This research used resources of the Advanced Photon Source, a U.S. DOE Office of Science User Facility operated for the DOE Office of Science by Argonne National Laboratory under Contract No. DE-AC02-06CH11357.
Argonne National Laboratory seeks solutions to pressing national problems in science and technology. The nation’s first national laboratory, Argonne conducts leading-edge basic and applied scientific research in virtually every scientific discipline. Argonne researchers work closely with researchers from hundreds of companies, universities, and federal, state and municipal agencies to help them solve their specific problems, advance America’s scientific leadership and prepare the nation for a better future. With employees from more than 60 nations, Argonne is managed by UChicago Argonne, LLC for the U.S. Department of Energy’s Office of Science.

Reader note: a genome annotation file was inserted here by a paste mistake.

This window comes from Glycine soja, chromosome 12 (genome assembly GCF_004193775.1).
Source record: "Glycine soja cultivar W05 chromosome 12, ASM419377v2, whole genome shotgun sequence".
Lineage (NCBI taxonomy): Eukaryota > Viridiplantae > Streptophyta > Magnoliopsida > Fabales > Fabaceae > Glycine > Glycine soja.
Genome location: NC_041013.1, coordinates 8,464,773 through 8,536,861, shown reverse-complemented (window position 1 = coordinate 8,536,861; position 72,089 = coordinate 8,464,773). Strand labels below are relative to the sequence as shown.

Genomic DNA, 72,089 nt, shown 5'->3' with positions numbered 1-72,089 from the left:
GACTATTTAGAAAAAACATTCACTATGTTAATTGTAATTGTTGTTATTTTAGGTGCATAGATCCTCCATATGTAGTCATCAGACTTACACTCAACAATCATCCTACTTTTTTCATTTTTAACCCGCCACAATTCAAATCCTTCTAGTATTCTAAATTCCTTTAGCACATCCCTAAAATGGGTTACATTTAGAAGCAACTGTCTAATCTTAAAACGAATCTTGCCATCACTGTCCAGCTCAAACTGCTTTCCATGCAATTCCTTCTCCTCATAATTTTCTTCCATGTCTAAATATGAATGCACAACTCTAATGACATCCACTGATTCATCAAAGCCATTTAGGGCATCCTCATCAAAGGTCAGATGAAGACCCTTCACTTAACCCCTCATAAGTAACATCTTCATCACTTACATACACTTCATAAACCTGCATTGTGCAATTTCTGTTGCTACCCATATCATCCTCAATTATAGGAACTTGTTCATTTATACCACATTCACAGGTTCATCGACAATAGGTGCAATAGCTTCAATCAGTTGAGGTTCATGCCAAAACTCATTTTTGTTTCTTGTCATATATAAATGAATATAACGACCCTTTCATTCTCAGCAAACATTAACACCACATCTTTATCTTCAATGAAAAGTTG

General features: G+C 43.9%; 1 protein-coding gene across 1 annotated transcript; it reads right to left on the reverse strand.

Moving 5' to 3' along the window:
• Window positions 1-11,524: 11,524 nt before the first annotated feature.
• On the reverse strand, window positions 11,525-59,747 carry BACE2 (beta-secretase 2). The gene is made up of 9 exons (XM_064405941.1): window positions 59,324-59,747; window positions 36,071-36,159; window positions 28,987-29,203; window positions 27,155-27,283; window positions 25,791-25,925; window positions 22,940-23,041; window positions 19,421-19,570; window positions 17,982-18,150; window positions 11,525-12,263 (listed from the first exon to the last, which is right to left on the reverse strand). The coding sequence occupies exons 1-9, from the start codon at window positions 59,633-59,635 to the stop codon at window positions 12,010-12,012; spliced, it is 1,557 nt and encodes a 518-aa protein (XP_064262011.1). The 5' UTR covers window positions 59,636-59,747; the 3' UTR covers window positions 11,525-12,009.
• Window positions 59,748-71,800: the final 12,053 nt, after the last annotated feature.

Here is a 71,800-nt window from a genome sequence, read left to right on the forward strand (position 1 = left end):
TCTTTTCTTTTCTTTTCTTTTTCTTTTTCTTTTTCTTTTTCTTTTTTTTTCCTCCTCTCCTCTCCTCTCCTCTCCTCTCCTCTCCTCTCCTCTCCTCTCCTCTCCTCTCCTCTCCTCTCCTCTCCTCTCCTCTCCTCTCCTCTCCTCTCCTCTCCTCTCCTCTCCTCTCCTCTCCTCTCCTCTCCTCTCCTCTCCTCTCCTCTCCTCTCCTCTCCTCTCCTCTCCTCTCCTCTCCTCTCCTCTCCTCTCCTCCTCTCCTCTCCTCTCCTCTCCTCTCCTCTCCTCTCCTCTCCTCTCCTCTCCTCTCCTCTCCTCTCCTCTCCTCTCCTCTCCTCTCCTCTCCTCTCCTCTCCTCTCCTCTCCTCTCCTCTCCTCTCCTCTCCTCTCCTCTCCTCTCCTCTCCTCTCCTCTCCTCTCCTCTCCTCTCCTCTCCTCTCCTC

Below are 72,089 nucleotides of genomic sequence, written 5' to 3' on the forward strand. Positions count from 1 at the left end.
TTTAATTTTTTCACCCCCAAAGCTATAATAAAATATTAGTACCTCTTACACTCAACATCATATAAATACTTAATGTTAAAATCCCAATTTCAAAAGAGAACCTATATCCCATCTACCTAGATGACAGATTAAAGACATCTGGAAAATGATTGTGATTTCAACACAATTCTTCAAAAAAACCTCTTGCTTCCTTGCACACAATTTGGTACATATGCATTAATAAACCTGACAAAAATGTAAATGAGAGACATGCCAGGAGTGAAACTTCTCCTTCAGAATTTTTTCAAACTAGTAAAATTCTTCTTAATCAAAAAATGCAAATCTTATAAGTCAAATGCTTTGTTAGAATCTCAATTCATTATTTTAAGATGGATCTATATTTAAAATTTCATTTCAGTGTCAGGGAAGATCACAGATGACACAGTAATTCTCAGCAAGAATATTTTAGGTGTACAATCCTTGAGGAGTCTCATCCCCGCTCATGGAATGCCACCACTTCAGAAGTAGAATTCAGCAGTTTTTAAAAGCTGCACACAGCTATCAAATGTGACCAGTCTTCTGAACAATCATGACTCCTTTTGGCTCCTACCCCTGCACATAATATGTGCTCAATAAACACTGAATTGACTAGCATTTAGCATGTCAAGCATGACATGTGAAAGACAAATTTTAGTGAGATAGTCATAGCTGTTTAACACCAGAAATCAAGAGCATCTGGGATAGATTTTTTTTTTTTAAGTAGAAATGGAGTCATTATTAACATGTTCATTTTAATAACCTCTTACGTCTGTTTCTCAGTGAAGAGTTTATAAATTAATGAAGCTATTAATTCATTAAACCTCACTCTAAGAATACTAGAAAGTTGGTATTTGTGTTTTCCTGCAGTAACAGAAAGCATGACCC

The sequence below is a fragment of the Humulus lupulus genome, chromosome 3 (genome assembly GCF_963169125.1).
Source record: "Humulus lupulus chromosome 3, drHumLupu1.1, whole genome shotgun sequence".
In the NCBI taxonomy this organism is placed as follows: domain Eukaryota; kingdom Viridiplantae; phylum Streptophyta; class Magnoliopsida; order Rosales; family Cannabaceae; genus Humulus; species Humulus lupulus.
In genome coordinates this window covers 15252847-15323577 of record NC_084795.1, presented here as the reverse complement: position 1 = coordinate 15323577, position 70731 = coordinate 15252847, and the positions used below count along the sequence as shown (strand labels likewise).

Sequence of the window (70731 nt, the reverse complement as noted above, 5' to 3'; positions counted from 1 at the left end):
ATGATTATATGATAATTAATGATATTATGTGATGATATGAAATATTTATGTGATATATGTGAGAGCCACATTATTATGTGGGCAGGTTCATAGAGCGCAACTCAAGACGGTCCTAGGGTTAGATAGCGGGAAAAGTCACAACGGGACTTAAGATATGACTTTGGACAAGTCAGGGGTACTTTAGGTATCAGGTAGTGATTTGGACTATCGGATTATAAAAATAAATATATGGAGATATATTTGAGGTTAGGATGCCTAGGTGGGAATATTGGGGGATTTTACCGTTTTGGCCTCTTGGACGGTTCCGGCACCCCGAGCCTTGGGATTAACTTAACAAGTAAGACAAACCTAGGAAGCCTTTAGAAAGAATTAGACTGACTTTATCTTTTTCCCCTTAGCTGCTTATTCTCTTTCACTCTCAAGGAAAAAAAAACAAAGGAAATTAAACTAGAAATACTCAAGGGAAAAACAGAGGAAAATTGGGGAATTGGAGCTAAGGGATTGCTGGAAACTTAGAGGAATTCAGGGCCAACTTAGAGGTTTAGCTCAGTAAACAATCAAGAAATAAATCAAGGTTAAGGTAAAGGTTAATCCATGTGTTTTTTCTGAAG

The U.S. Department of Energy’s Office of Science is the single largest supporter of basic research in the physical sciences in the United States and is working to address some of the most pressing challenges of our time. For more information, visit https://energy.gov/science.